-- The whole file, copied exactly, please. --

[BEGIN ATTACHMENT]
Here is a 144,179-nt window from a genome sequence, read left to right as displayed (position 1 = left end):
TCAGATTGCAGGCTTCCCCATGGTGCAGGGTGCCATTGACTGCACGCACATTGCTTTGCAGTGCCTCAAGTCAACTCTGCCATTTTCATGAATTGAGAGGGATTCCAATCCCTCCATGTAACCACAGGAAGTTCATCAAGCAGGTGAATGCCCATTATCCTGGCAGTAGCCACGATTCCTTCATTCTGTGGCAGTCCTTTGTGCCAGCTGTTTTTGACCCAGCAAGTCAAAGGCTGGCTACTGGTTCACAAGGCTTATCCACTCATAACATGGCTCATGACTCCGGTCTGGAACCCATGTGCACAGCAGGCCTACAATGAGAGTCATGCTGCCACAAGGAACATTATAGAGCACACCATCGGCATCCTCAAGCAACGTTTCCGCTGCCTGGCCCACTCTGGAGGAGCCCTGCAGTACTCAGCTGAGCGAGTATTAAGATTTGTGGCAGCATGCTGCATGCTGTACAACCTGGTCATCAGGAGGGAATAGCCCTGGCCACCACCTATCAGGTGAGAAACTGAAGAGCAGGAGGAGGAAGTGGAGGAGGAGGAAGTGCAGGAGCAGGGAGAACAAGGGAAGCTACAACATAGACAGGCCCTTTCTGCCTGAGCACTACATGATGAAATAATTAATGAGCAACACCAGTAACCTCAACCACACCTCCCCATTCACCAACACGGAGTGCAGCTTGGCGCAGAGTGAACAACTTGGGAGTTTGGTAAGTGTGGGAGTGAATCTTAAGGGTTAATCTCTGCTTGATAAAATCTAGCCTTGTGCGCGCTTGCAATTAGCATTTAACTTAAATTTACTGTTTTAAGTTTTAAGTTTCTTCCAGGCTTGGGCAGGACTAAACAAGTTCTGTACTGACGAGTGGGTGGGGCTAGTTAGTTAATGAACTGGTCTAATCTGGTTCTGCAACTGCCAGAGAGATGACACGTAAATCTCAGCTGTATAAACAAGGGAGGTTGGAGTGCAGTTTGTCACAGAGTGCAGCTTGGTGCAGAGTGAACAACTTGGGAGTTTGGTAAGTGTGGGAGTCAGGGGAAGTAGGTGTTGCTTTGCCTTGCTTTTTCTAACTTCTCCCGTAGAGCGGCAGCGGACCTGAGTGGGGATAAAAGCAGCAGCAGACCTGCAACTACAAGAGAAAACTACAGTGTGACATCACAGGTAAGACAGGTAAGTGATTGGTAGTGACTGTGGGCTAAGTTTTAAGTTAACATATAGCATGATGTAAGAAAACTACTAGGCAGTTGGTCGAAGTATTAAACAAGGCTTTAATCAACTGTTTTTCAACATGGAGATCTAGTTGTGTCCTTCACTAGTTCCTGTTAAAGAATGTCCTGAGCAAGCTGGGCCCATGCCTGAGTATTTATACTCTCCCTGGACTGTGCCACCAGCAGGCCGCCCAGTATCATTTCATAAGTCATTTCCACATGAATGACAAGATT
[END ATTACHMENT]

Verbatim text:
Here is a 144,179-nt window from a genome sequence, read left to right as displayed (position 1 = left end):
TCAGATTGCAGGCTTCCCCATGGTGCAGGGTGCCATTGACTGCACGCACATTGCTTTGCAGTGCCTCAAGTCAACTCTGCCATTTTCATGAATTGAGAGGGATTCCAATCCCTCCATGTAACCACAGGAAGTTCATCAAGCAGGTGAATGCCCATTATCCTGGCAGTAGCCACGATTCCTTCATTCTGTGGCAGTCCTTTGTGCCAGCTGTTTTTGACCCAGCAAGTCAAAGGCTGGCTACTGGTTCACAAGGCTTATCCACTCATAACATGGCTCATGACTCCGGTCTGGAACCCATGTGCACAGCAGGCCTACAATGAGAGTCATGCTGCCACAAGGAACATTATAGAGCACACCATCGGCATCCTCAAGCAACGTTTCCGCTGCCTGGCCCACTCTGGAGGAGCCCTGCAGTACTCAGCTGAGCGAGTATTAAGATTTGTGGCAGCATGCTGCATGCTGTACAACCTGGTCATCAGGAGGGAATAGCCCTGGCCACCACCTATCAGGTGAGAAACTGAAGAGCAGGAGGAGGAAGTGGAGGAGGAGGAAGTGCAGGAGCAGGGAGAACAAGGGAAGCTACAACATAGACAGGCCCTTTCTGCCTGAGCACTACATGATGAAATAATTAATGAGCAACACCAGTAACCTCAACCACACCTCCCCATTCACCAACACGGAGTGCAGCTTGGCGCAGAGTGAACAACTTGGGAGTTTGGTAAGTGTGGGAGTGAATCTTAAGGGTTAATCTCTGCTTGATAAAATCTAGCCTTGTGCGCGCTTGCAATTAGCATTTAACTTAAATTTACTGTTTTAAGTTTTAAGTTTCTTCCAGGCTTGGGCAGGACTAAACAAGTTCTGTACTGACGAGTGGGTGGGGCTAGTTAGTTAATGAACTGGTCTAATCTGGTTCTGCAACTGCCAGAGAGATGACACGTAAATCTCAGCTGTATAAACAAGGGAGGTTGGAGTGCAGTTTGTCACAGAGTGCAGCTTGGTGCAGAGTGAACAACTTGGGAGTTTGGTAAGTGTGGGAGTCAGGGGAAGTAGGTGTTGCTTTGCCTTGCTTTTTCTAACTTCTCCCGTAGAGCGGCAGCGGACCTGAGTGGGGATAAAAGCAGCAGCAGACCTGCAACTACAAGAGAAAACTACAGTGTGACATCACAGGTAAGACAGGTAAGTGATTGGTAGTGACTGTGGGCTAAGTTTTAAGTTAACATATAGCATGATGTAAGAAAACTACTAGGCAGTTGGTCGAAGTATTAAACAAGGCTTTAATCAACTGTTTTTCAACATGGAGATCTAGTTGTGTCCTTCACTAGTTCCTGTTAAAGAATGTCCTGAGCAAGCTGGGCCCATGCCTGAGTATTTATACTCTCCCTGGACTGTGCCACCAGCAGGCCGCCCAGTATCATTTCATAAGTCATTTCCACATGAATGACAAGATT